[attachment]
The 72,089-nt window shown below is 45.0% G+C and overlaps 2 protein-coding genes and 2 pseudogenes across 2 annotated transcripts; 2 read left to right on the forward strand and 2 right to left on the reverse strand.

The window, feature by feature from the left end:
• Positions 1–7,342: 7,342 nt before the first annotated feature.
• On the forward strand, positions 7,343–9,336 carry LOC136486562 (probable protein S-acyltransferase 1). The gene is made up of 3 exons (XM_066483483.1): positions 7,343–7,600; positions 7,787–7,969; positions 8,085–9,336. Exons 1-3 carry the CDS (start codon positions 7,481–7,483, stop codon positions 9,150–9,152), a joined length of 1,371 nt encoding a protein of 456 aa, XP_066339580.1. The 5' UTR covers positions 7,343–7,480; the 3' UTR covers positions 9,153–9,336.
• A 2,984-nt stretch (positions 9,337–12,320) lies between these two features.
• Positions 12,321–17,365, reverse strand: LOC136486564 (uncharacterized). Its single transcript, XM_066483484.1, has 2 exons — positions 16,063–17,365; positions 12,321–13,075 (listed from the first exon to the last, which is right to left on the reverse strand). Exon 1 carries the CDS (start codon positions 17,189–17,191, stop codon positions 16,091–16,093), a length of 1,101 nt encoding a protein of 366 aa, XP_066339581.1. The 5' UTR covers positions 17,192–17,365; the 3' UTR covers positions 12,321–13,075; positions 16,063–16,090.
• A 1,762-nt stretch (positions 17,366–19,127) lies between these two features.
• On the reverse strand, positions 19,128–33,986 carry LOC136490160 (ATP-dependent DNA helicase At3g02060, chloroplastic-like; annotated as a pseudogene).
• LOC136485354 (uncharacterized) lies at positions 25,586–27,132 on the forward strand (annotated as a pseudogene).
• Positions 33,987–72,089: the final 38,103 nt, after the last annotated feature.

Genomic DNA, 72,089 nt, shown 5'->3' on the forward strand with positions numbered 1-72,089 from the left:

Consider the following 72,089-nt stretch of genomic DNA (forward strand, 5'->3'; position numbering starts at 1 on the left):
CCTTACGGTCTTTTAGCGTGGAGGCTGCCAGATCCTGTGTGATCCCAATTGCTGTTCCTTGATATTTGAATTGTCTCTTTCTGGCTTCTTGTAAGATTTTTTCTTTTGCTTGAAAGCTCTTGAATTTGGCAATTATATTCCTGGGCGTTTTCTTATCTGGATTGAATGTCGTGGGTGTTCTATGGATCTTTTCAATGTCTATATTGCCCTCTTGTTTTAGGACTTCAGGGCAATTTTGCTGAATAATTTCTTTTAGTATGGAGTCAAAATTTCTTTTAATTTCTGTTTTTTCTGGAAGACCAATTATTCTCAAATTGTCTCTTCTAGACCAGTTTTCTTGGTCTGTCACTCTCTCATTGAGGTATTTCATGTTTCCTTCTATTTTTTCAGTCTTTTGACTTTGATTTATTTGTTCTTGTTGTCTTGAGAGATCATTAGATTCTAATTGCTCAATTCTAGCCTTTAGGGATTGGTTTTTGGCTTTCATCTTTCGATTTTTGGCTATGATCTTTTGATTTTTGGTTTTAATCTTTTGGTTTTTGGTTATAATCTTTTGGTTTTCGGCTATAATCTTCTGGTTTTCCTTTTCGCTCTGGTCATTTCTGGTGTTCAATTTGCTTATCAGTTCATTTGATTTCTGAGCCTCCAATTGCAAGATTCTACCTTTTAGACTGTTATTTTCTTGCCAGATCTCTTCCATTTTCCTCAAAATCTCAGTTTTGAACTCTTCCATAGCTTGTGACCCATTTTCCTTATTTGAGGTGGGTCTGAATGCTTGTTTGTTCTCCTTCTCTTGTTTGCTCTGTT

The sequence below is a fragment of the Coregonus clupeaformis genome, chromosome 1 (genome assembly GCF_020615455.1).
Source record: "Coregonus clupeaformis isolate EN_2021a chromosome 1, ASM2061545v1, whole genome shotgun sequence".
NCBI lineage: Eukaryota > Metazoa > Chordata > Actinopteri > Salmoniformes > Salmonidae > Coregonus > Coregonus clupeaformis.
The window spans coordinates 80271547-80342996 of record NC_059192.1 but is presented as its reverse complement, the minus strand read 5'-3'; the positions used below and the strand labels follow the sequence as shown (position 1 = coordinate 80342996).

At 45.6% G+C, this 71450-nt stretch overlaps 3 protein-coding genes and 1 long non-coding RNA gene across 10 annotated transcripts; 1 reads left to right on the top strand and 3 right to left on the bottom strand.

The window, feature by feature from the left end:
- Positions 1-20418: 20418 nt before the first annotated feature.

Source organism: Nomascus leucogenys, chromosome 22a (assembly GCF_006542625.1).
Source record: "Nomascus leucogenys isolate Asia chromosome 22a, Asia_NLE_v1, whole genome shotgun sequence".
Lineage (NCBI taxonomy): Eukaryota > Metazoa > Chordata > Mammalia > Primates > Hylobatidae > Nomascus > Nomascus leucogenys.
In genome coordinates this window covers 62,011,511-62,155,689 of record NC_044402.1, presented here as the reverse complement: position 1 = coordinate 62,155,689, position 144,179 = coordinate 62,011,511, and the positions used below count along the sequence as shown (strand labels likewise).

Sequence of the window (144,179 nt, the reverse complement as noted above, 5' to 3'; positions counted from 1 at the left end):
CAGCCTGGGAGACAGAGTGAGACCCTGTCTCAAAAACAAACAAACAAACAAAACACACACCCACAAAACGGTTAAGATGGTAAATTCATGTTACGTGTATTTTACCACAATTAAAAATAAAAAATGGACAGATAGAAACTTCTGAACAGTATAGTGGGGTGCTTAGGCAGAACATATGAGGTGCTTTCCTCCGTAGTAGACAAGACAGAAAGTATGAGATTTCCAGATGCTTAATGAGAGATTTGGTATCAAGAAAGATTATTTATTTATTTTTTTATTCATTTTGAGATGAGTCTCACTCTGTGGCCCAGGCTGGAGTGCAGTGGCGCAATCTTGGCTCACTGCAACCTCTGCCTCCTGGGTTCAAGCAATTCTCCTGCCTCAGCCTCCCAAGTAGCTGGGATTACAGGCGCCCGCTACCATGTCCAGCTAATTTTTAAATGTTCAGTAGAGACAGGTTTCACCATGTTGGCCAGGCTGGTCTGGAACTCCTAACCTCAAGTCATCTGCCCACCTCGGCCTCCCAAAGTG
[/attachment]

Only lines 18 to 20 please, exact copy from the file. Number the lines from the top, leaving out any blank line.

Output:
At 45.6% G+C, this 71450-nt stretch overlaps 3 protein-coding genes and 1 long non-coding RNA gene across 10 annotated transcripts; 1 reads left to right on the top strand and 3 right to left on the bottom strand.

The window, feature by feature from the left end:
- Positions 1-20418: 20418 nt before the first annotated feature.